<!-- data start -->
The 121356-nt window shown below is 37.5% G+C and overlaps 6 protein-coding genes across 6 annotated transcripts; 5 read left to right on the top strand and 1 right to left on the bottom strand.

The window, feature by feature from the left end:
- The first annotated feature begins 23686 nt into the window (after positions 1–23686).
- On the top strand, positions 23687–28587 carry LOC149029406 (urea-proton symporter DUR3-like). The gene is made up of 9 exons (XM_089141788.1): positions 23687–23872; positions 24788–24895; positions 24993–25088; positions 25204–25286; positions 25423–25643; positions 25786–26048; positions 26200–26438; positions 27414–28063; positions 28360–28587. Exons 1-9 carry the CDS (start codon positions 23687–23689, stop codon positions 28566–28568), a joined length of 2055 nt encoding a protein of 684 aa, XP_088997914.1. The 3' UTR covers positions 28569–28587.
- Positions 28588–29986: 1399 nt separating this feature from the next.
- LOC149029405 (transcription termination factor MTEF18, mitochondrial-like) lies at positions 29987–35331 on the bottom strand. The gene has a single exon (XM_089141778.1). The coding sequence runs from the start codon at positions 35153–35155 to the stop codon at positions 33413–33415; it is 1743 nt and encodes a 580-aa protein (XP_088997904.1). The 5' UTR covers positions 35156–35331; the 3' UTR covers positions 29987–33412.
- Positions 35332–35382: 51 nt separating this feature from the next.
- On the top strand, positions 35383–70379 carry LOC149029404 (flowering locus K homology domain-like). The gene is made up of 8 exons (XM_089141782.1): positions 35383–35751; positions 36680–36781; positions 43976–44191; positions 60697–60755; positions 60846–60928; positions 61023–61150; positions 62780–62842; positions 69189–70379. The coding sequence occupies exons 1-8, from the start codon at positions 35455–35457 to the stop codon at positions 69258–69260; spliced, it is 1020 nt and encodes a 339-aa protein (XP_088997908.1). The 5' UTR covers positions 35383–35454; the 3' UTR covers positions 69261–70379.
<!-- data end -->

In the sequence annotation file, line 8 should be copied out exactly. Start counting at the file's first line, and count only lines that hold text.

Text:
- On the top strand, positions 35383–70379 carry LOC149029404 (flowering locus K homology domain-like). The gene is made up of 8 exons (XM_089141782.1): positions 35383–35751; positions 36680–36781; positions 43976–44191; positions 60697–60755; positions 60846–60928; positions 61023–61150; positions 62780–62842; positions 69189–70379. The coding sequence occupies exons 1-8, from the start codon at positions 35455–35457 to the stop codon at positions 69258–69260; spliced, it is 1020 nt and encodes a 339-aa protein (XP_088997908.1). The 5' UTR covers positions 35383–35454; the 3' UTR covers positions 69261–70379.